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By Rajesh Ghosh
The 1999 General Elections took place under some sort of a national security crisis as the Indian Army had only a month ago claimed victory over the Pakistani army. Earlier that year one vote proved too much for the Vajpayee-led government as it lost the confidence vote just by that margin.
The elections, therefore, were a test of the robustness of the Indian democracy. Under such tremendous upheaval, the BJP-led NDA came out victorious.
The following five years under the leadership of Vajpayee was, in many ways, monumental for India not only economically but also politically.
In view of his achievements and widely appreciated statesmanship, the Modi-led government declared, last year, that December 25 (Vajpayee’s birthday), would be observed as ‘Good Governance Day.’
Having taken into cognizance the relevance of the day, let us walk back into the intrigue of history and discover the major achievements of Vajpayee, the statesman.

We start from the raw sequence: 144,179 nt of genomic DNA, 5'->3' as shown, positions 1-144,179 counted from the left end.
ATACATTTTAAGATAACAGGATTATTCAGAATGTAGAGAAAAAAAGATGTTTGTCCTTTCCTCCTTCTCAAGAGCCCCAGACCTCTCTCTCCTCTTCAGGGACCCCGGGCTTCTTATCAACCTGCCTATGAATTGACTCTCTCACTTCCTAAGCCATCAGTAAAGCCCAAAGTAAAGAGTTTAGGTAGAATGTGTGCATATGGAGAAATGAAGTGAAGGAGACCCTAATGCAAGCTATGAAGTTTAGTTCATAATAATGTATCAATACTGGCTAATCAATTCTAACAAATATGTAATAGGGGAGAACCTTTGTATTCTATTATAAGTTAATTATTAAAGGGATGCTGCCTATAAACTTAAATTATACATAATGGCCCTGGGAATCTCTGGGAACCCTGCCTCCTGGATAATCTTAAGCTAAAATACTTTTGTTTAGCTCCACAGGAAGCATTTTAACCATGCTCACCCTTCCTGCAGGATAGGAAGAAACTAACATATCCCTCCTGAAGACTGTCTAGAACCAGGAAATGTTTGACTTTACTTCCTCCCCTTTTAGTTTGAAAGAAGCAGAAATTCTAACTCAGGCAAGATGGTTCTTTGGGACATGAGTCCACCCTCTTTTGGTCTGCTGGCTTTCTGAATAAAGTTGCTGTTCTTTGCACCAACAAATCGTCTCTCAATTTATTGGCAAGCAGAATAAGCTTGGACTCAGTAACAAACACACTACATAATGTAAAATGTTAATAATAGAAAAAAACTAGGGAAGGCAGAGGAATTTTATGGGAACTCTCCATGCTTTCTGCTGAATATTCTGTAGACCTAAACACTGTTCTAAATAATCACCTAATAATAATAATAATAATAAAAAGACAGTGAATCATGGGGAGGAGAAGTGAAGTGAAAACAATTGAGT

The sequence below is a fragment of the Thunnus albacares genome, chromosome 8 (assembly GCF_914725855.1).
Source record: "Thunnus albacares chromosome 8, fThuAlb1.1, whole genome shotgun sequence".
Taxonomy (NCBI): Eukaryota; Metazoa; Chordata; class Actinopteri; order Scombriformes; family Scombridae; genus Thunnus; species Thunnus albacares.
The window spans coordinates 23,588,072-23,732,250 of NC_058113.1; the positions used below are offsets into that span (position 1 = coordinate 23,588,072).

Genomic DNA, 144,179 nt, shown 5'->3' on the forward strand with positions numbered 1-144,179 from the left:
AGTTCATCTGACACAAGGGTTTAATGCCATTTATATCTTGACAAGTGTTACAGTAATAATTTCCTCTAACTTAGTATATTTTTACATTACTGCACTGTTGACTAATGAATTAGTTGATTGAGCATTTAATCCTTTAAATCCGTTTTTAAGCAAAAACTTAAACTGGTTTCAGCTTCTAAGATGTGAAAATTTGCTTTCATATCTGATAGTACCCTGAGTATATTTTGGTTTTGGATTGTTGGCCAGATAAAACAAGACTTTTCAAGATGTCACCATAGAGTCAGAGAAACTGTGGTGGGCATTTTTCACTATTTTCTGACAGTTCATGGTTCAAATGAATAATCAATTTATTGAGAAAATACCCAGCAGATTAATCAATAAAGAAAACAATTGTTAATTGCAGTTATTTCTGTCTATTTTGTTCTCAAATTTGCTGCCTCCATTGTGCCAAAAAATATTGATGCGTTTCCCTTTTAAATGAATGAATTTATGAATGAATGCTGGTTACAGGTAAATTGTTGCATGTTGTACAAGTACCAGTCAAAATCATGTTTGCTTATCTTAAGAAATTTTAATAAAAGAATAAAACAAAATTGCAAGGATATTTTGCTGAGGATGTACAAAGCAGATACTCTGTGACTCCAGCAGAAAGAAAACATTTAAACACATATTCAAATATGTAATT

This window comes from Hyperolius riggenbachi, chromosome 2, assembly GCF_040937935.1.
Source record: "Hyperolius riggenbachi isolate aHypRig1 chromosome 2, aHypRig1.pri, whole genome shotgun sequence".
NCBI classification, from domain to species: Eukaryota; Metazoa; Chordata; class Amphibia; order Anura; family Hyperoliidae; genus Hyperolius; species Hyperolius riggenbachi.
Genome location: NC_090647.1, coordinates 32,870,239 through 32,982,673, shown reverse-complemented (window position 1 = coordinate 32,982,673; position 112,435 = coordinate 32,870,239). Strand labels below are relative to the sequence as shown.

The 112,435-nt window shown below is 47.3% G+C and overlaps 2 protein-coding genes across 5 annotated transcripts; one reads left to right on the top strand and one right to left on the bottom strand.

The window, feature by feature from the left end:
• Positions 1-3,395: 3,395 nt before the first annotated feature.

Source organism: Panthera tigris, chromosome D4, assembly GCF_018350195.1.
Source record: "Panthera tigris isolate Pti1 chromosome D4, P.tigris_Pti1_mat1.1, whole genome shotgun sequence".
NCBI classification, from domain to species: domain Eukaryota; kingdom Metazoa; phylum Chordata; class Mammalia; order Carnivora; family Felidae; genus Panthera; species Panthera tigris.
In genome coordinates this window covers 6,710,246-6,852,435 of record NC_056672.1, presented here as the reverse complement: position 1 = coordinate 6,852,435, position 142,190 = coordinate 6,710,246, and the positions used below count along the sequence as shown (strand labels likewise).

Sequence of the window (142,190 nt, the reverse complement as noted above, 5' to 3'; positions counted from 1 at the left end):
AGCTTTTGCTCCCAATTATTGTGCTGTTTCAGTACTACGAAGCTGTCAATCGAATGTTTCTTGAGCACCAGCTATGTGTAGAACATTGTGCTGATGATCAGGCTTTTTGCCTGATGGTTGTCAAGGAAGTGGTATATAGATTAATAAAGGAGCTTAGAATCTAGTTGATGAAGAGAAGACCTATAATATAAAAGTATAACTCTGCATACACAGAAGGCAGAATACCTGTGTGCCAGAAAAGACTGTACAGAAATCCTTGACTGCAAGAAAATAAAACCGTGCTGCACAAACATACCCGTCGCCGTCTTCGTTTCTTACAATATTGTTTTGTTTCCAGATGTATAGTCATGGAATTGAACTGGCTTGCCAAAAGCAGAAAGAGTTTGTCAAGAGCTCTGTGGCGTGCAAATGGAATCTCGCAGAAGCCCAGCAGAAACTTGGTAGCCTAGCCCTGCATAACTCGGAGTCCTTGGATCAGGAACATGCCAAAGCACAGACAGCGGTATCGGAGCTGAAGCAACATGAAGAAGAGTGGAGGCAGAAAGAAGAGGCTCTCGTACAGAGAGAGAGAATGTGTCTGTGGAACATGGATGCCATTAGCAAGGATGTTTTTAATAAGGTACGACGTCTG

On the economic front, the Vajpayee government continued with the economic liberalization initiated by the Narasimha Rao government a decade back. The unprecedented economic growth witnessed in India from 2004, after the end of his term, is on many accounts a result of the major structural changes brought about his government.
The process of privatization saw a major boost during his period, especially in the telecom sector with spectrums being sold, for the first time, to private players with the aim of improving quality. The Videsh Sanchar Nigam Ltd (VSNL), then a major public sector telecom company, was privatized, opening the sector to competition.
Other major achievements included information technology, industrial parks and special economic zones (SEZ) across the country which have since bore major fruits for the country.
His vision went beyond India as he saw the importance of bringing on board the Indian diaspora, for they were a major source of investment and economic growth. To realize this, he launched the ‘Pravasi Bhartiya Saman’ in honor of the diaspora.
But his major economic achievements, which were also his pet projects, were the National Development Highway Project and Pradhan Mantri Gram Sadak Yojana. Accepting this achievement, the UPA in 2013 admitted before the Supreme Court that in the five years under Vajpayee nearly 50% of the total length of National Highway in 32 years was constructed.